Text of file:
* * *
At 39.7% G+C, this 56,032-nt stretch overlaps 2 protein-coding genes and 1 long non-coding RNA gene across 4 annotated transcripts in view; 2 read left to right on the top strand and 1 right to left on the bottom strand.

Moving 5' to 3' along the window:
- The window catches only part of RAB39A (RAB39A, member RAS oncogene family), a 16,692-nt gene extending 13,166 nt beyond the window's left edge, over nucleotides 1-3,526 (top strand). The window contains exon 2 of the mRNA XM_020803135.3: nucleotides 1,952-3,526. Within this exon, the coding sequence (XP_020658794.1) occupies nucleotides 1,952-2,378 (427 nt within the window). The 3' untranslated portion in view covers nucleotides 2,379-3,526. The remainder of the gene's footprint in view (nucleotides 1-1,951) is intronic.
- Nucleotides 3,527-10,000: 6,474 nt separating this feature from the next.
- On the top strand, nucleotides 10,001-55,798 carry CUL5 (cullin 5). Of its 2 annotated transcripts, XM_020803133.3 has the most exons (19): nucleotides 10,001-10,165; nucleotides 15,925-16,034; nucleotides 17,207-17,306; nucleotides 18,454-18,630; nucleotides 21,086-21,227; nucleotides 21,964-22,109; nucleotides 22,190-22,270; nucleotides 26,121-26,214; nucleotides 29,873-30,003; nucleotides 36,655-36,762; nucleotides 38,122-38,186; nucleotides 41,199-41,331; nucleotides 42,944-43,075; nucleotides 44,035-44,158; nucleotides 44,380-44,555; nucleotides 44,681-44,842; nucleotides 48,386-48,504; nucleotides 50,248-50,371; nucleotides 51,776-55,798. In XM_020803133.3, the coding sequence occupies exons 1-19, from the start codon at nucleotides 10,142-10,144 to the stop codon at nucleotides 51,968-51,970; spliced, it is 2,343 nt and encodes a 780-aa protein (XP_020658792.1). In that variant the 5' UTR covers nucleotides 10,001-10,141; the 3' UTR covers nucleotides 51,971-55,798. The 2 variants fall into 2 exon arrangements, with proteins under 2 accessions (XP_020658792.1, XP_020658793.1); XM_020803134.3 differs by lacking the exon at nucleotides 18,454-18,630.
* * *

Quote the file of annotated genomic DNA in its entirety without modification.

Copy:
At 39.7% G+C, this 56,032-nt stretch overlaps 2 protein-coding genes and 1 long non-coding RNA gene across 4 annotated transcripts in view; 2 read left to right on the top strand and 1 right to left on the bottom strand.

Moving 5' to 3' along the window:
- The window catches only part of RAB39A (RAB39A, member RAS oncogene family), a 16,692-nt gene extending 13,166 nt beyond the window's left edge, over nucleotides 1-3,526 (top strand). The window contains exon 2 of the mRNA XM_020803135.3: nucleotides 1,952-3,526. Within this exon, the coding sequence (XP_020658794.1) occupies nucleotides 1,952-2,378 (427 nt within the window). The 3' untranslated portion in view covers nucleotides 2,379-3,526. The remainder of the gene's footprint in view (nucleotides 1-1,951) is intronic.
- Nucleotides 3,527-10,000: 6,474 nt separating this feature from the next.
- On the top strand, nucleotides 10,001-55,798 carry CUL5 (cullin 5). Of its 2 annotated transcripts, XM_020803133.3 has the most exons (19): nucleotides 10,001-10,165; nucleotides 15,925-16,034; nucleotides 17,207-17,306; nucleotides 18,454-18,630; nucleotides 21,086-21,227; nucleotides 21,964-22,109; nucleotides 22,190-22,270; nucleotides 26,121-26,214; nucleotides 29,873-30,003; nucleotides 36,655-36,762; nucleotides 38,122-38,186; nucleotides 41,199-41,331; nucleotides 42,944-43,075; nucleotides 44,035-44,158; nucleotides 44,380-44,555; nucleotides 44,681-44,842; nucleotides 48,386-48,504; nucleotides 50,248-50,371; nucleotides 51,776-55,798. In XM_020803133.3, the coding sequence occupies exons 1-19, from the start codon at nucleotides 10,142-10,144 to the stop codon at nucleotides 51,968-51,970; spliced, it is 2,343 nt and encodes a 780-aa protein (XP_020658792.1). In that variant the 5' UTR covers nucleotides 10,001-10,141; the 3' UTR covers nucleotides 51,971-55,798. The 2 variants fall into 2 exon arrangements, with proteins under 2 accessions (XP_020658792.1, XP_020658793.1); XM_020803134.3 differs by lacking the exon at nucleotides 18,454-18,630.